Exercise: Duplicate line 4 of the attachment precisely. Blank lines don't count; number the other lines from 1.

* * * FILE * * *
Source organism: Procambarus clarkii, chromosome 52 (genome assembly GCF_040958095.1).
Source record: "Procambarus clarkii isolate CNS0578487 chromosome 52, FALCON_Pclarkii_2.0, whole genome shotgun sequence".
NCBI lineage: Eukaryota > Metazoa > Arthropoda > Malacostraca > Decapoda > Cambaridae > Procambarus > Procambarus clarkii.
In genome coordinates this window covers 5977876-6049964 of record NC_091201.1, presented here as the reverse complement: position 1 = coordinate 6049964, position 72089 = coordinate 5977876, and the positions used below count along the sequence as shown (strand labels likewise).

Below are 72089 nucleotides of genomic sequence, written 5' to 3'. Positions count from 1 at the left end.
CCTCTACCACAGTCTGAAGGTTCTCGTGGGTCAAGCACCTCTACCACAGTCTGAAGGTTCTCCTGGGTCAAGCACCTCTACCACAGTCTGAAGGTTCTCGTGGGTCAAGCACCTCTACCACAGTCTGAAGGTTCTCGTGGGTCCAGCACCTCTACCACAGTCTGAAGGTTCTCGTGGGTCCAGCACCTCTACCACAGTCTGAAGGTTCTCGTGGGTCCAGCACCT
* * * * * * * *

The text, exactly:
In genome coordinates this window covers 5977876-6049964 of record NC_091201.1, presented here as the reverse complement: position 1 = coordinate 6049964, position 72089 = coordinate 5977876, and the positions used below count along the sequence as shown (strand labels likewise).